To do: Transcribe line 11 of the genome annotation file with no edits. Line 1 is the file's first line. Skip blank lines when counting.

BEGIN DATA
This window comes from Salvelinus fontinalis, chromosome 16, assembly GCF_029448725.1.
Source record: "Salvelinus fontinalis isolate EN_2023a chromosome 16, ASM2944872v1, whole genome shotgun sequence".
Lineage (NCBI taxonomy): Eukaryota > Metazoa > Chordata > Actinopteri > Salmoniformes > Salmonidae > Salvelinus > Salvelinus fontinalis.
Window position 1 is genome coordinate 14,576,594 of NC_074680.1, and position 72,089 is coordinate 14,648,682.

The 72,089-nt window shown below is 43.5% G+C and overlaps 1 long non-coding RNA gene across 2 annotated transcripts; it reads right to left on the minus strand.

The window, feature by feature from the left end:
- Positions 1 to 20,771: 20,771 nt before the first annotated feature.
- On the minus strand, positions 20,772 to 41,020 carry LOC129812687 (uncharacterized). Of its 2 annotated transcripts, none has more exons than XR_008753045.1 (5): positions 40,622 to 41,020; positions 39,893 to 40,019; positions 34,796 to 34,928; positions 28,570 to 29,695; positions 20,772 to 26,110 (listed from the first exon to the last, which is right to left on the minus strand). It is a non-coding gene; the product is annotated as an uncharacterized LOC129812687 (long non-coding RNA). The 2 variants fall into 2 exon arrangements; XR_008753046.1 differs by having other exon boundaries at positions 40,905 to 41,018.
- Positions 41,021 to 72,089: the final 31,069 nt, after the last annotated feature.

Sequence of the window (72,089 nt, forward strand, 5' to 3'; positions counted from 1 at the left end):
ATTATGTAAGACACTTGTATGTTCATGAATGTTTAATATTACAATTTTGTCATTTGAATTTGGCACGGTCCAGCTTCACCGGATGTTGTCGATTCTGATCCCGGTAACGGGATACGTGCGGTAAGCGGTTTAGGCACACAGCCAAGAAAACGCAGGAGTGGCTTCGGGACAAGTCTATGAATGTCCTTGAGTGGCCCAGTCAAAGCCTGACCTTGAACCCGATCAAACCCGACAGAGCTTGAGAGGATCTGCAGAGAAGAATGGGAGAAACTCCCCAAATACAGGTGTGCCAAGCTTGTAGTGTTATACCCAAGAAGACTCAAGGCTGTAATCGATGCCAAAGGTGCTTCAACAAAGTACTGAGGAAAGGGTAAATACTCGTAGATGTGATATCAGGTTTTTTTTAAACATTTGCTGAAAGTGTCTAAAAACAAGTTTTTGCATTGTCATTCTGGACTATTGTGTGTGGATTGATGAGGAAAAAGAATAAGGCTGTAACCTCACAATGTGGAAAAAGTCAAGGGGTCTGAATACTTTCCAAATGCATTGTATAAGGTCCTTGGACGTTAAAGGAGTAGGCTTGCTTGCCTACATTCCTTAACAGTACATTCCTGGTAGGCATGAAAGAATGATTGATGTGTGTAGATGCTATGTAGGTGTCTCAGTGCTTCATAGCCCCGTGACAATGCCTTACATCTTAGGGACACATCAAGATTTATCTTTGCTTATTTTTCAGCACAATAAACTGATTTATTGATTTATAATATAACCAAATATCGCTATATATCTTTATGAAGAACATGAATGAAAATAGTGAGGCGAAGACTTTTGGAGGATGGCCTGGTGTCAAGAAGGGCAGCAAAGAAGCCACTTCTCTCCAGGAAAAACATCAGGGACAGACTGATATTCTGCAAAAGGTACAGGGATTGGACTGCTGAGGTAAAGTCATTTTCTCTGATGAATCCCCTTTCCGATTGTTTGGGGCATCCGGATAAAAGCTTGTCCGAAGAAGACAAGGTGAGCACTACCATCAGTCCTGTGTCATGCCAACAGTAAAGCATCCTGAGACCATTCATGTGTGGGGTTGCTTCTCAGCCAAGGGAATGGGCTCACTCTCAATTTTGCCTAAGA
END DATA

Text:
ATTATGTAAGACACTTGTATGTTCATGAATGTTTAATATTACAATTTTGTCATTTGAATTTGGCACGGTCCAGCTTCACCGGATGTTGTCGATTCTGATCCCGGTAACGGGATACGTGCGGTAAGCGGTTTAGGCACACAGCCAAGAAAACGCAGGAGTGGCTTCGGGACAAGTCTATGAATGTCCTTGAGTGGCCCAGTCAAAGCCTGACCTTGAACCCGATCAAACCCGACAGAGCTTGAGAGGATCTGCAGAGAAGAATGGGAGAAACTCCCCAAATACAGGTGTGCCAAGCTTGTAGTGTTATACCCAAGAAGACTCAAGGCTGTAATCGATGCCAAAGGTGCTTCAACAAAGTACTGAGGAAAGGGTAAATACTCGTAGATGTGATATCAGGTTTTTTTTAAACATTTGCTGAAAGTGTCTAAAAACAAGTTTTTGCATTGTCATTCTGGACTATTGTGTGTGGATTGATGAGGAAAAAGAATAAGGCTGTAACCTCACAATGTGGAAAAAGTCAAGGGGTCTGAATACTTTCCAAATGCATTGTATAAGGTCCTTGGACGTTAAAGGAGTAGGCTTGCTTGCCTACATTCCTTAACAGTACATTCCTGGTAGGCATGAAAGAATGATTGATGTGTGTAGATGCTATGTAGGTGTCTCAGTGCTTCATAGCCCCGTGACAATGCCTTACATCTTAGGGACACATCAAGATTTATCTTTGCTTATTTTTCAGCACAATAAACTGATTTATTGATTTATAATATAACCAAATATCGCTATATATCTTTATGAAGAACATGAATGAAAATAGTGAGGCGAAGACTTTTGGAGGATGGCCTGGTGTCAAGAAGGGCAGCAAAGAAGCCACTTCTCTCCAGGAAAAACATCAGGGACAGACTGATATTCTGCAAAAGGTACAGGGATTGGACTGCTGAGGTAAAGTCATTTTCTCTGATGAATCCCCTTTCCGATTGTTTGGGGCATCCGGATAAAAGCTTGTCCGAAGAAGACAAGGTGAGCACTACCATCAGTCCTGTGTCATGCCAACAGTAAAGCATCCTGAGACCATTCATGTGTGGGGTTGCTTCTCAGCCAAGGGAATGGGCTCACTCTCAATTTTGCCTAAGA